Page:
Using Project-based Assessment for Reading with History

Are you trying to figure out how to assess your child’s learning with Bookshark’s Reading with History? When using this wonderful curriculum, you may feel a little unsure when you reach the end of a topic or when you try to document your child’s learning. But don’t despair. There are many creative ways you can document and assess your child’s learning. And the best part? No tests required

Assessments of learning need not include tests and book reports, yet this is often the default for measuring history knowledge.

When I was growing up, we generally followed the same schedule for each chapter in our history textbook: Read, take notes, answer end-of-chapter questions, end with a unit test. There was nothing of substance and it led many children, myself included, to dismiss history as boring and irrelevant. 

Wrong! History is an incredibly interesting topic, serving as the map of how we got where we are today. It’s a blueprint to remind us not to repeat some aspects of our history as well.

BookShark’s Reading with History offers the unique opportunity to get creative when assessing learning.

While these changes may be totally unlike your view of traditional education, a curriculum free of textbooks and tests makes room for authentic project-based assessments instead. 

My favorite way to choose projects is to chat with my child to see what she might like to do for the project. Here are five standbys for project-based assessments that we turn to often.

1. Keepsake Book

Reading with History is categorized by age range, with literature chosen to cover various topics within certain times in history. Children can read each book and then create their own keepsake history book by making an illustration or writing a piece that represents a memorable moment from that time in history. Continue adding pages with each new topic covered. Let them create and decorate a cover, a title page, and voila! 

2. Digital Presentation

Using Project-based Assessment for Reading with HistorySince children typically enjoy using computers, a digital presentation is a wonderful way to present what they learned. Children can include images, text, and even music within this program to create a presentation that displays memorable moments from history. 

3. Dioramas

Dioramas are 3-dimensional models, created in miniature, or in large-scale, as you would see in a museum. Children can use shoeboxes and decorate them to represent a scene from a moment in history. For older children, you might want to also include a written component where they describe in more detail what the diorama represents and why it is important. 

4. BookShark Lap Books

Lap Book Kits are amazing for compiling the important information covered in the curriculum. I love the simplicity of the papercrafts because it makes learning the focus, which can sometimes get lost in the details of more complicated projects. 

5. How Might It Have Been Different? 

Imagine if one important component of the time period were missing. How might the world look today?

  • If, for example, the Egyptians never learned to embalm the dead, how might things be different in that area?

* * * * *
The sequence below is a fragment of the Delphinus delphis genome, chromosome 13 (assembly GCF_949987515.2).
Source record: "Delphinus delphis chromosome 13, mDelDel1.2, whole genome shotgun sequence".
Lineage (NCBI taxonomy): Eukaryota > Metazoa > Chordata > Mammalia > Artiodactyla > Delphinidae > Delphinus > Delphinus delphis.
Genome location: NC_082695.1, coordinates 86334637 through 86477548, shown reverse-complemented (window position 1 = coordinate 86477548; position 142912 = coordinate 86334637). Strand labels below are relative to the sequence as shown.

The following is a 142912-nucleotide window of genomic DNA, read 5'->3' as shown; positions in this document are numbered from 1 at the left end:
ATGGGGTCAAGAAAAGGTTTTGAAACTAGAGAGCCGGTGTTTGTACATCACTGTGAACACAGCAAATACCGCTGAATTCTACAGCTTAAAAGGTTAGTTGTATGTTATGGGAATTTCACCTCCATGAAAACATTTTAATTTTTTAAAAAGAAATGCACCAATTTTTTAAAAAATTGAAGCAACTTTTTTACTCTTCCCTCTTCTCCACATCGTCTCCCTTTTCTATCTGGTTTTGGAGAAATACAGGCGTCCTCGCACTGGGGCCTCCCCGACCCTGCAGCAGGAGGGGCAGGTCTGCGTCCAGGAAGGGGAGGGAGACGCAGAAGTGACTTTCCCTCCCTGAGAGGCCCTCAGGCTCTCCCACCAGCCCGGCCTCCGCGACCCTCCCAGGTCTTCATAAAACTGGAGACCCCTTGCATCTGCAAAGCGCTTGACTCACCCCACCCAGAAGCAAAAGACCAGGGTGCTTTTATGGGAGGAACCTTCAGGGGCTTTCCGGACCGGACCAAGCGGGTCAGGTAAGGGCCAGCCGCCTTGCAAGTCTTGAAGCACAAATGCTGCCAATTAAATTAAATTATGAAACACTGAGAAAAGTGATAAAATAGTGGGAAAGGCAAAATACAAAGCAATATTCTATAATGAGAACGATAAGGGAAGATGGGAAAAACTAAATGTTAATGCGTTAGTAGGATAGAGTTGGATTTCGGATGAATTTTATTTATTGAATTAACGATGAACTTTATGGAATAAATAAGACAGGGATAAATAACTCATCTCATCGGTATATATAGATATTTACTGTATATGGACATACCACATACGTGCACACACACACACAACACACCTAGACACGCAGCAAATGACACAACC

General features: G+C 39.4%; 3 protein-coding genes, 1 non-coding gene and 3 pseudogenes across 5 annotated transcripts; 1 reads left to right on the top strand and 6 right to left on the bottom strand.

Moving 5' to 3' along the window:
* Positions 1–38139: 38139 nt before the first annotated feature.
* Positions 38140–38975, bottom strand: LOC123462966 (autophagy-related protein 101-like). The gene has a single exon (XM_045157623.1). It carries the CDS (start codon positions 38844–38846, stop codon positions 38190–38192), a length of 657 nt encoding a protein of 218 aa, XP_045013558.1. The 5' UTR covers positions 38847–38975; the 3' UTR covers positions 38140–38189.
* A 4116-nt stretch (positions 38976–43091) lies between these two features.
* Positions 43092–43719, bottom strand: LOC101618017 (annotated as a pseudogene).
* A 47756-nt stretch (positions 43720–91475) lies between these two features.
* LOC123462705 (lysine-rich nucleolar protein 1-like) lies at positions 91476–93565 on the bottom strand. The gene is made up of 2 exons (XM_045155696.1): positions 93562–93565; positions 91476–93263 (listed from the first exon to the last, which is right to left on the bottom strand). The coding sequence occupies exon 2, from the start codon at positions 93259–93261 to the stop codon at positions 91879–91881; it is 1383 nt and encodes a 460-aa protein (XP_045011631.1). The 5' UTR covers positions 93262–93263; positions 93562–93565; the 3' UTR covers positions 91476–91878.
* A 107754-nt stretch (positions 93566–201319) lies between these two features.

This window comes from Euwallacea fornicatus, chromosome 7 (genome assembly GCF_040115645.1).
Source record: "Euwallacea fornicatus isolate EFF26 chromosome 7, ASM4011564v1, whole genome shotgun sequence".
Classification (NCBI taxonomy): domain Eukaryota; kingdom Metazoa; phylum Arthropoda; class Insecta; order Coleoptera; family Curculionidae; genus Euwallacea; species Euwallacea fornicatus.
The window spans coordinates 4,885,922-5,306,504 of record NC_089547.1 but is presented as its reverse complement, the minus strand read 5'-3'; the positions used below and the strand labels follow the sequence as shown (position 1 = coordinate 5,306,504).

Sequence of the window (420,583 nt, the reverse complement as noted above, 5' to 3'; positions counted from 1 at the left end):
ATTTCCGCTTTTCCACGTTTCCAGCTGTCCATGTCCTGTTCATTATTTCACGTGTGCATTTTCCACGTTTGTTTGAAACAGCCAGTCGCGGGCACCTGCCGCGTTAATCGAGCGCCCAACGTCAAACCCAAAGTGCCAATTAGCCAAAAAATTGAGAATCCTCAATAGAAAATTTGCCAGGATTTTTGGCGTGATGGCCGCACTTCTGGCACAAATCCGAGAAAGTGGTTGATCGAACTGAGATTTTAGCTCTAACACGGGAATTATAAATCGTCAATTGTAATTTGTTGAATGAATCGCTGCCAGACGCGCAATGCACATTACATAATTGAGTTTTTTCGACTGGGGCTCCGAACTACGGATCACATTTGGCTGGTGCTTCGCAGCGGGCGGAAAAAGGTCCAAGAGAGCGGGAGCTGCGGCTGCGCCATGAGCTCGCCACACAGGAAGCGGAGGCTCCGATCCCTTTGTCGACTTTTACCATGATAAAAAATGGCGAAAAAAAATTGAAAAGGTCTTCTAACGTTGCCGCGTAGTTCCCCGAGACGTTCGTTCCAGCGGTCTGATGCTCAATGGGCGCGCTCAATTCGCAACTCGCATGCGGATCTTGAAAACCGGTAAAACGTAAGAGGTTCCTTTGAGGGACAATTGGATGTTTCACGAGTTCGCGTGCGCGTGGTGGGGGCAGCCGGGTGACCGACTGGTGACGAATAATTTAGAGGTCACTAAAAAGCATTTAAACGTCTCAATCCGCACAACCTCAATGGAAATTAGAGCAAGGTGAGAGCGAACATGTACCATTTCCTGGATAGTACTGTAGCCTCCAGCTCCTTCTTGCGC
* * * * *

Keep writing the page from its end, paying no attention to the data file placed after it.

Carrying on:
• If the Europeans had never made it to the Indies, how might America look today?

Have older children explore this based on what they are learning in history and have them write an informative piece to cover this. 

How to Create a Rubric to Evaluate the Project

One of the keys to success with project-based projects is getting your children involved in the evaluation process, for example with a rubric. A rubric is a tool that shows your child what is expected for the project and the corresponding grade for each level of fulfillment. 

A clear rubric that you both agree on ahead of time eliminates the arbitrary feeling of subjective grading. Again, it is a great idea to get children involved in this as well, even letting older children make the entire rubric themselves prior to starting the project. 

What do you expect to see in the final project? Note, this will look unique based on the project that is chosen. Give points value for this.

  • A narrowed topic

  • A certain number of examples to support the topic

  • A bibliography (for older children) 

  • A certain number of reliable sources

  • Will you count appearance as part of the grade? If so, give points value for this. 

  • Was the project completed on time? If you follow a more structured schedule this might be included on your rubric. Give points value for this. 

Making history fun and relevant is important for helping children make connections and build a solid foundation of knowledge that they can carry forward in their education. Project-based assessments give children the opportunity to get their hands busy and their creative ideas flowing. 

See BookShark Reading with History Programs


About the Author

Resa BrandenburgResa Brandenburg is a former teacher who is now passionate about unschooling her daughter. She lives with her husband in an old farmhouse by the river in Kentucky. Her favorite thing to do is spend the afternoon with her family, including her grown sons and two grandchildren. Her hobbies include traveling, reading, and quilting. She blogs about life, love, and learning at A Musing Mother.

   

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